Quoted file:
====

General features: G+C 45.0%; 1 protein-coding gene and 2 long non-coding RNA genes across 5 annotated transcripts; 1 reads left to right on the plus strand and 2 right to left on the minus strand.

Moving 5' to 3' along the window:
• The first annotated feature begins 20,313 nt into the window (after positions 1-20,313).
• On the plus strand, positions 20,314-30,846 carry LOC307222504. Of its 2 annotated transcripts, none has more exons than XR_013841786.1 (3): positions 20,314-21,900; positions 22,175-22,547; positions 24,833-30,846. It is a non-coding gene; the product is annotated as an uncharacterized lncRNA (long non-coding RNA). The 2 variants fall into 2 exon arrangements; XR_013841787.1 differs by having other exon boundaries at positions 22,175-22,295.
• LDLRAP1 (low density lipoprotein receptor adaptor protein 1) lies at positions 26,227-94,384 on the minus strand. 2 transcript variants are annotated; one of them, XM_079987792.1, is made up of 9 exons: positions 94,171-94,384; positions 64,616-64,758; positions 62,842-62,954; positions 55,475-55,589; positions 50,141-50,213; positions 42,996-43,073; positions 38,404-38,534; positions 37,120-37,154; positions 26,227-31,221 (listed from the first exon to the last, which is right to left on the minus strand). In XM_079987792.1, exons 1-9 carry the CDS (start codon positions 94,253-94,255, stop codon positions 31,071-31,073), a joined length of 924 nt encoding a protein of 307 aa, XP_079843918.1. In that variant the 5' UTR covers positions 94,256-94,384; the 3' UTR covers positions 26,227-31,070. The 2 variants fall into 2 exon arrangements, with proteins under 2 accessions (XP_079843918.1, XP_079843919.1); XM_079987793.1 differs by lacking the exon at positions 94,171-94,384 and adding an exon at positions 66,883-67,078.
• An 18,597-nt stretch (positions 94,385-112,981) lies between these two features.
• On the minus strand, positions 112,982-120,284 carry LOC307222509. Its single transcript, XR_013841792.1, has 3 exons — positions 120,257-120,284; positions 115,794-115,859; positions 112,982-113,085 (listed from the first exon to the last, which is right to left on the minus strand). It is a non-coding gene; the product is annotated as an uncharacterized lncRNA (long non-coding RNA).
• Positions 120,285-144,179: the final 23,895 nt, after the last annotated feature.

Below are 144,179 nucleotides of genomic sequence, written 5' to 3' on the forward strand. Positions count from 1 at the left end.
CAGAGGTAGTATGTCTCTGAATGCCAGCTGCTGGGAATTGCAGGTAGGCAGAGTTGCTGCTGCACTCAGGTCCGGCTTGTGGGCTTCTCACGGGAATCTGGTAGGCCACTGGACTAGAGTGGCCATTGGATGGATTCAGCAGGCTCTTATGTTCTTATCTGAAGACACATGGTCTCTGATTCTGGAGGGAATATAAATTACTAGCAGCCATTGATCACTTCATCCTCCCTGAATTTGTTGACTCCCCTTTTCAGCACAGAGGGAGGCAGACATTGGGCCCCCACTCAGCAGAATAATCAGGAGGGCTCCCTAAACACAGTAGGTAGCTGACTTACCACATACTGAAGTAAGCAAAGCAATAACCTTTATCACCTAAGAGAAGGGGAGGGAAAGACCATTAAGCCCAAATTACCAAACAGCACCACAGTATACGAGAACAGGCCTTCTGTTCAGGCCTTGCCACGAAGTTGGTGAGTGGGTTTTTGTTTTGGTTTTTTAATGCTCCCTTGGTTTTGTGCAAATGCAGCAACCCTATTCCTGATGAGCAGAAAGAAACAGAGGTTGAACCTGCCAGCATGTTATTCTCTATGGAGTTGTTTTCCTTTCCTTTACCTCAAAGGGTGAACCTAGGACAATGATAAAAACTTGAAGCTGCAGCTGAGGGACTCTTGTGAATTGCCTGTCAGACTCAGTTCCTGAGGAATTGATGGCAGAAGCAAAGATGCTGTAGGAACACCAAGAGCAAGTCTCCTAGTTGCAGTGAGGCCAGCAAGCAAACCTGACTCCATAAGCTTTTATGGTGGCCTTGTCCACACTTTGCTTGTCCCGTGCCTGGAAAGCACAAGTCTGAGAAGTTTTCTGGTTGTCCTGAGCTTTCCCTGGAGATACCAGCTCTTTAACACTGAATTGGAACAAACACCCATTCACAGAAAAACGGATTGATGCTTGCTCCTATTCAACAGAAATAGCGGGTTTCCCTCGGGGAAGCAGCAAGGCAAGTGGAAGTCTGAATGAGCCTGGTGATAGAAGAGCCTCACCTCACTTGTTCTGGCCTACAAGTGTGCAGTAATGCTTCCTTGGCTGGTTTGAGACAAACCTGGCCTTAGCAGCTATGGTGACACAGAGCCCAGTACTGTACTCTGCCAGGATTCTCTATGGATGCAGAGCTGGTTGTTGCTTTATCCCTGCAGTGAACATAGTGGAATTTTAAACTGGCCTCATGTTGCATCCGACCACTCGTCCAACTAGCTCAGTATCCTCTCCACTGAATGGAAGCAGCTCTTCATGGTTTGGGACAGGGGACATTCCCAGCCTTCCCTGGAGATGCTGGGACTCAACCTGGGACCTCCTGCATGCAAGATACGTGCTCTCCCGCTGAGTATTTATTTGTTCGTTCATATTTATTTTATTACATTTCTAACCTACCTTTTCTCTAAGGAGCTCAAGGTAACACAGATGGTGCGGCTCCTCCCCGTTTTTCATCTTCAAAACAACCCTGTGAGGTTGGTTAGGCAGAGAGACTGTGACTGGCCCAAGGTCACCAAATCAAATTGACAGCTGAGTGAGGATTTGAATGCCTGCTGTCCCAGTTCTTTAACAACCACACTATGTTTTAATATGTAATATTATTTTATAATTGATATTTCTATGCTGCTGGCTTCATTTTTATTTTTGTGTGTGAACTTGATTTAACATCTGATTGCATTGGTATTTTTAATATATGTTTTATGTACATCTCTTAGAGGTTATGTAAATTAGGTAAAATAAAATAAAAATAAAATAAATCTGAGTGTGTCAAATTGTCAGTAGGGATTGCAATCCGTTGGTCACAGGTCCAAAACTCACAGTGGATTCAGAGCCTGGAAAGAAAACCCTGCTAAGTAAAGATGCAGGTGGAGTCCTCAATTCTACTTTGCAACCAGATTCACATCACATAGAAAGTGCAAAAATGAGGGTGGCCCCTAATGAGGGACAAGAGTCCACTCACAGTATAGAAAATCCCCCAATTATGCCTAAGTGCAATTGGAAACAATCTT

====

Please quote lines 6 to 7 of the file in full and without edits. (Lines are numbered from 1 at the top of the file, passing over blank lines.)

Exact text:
• An 18,597-nt stretch (positions 94,385-112,981) lies between these two features.
• On the minus strand, positions 112,982-120,284 carry LOC307222509. Its single transcript, XR_013841792.1, has 3 exons — positions 120,257-120,284; positions 115,794-115,859; positions 112,982-113,085 (listed from the first exon to the last, which is right to left on the minus strand). It is a non-coding gene; the product is annotated as an uncharacterized lncRNA (long non-coding RNA).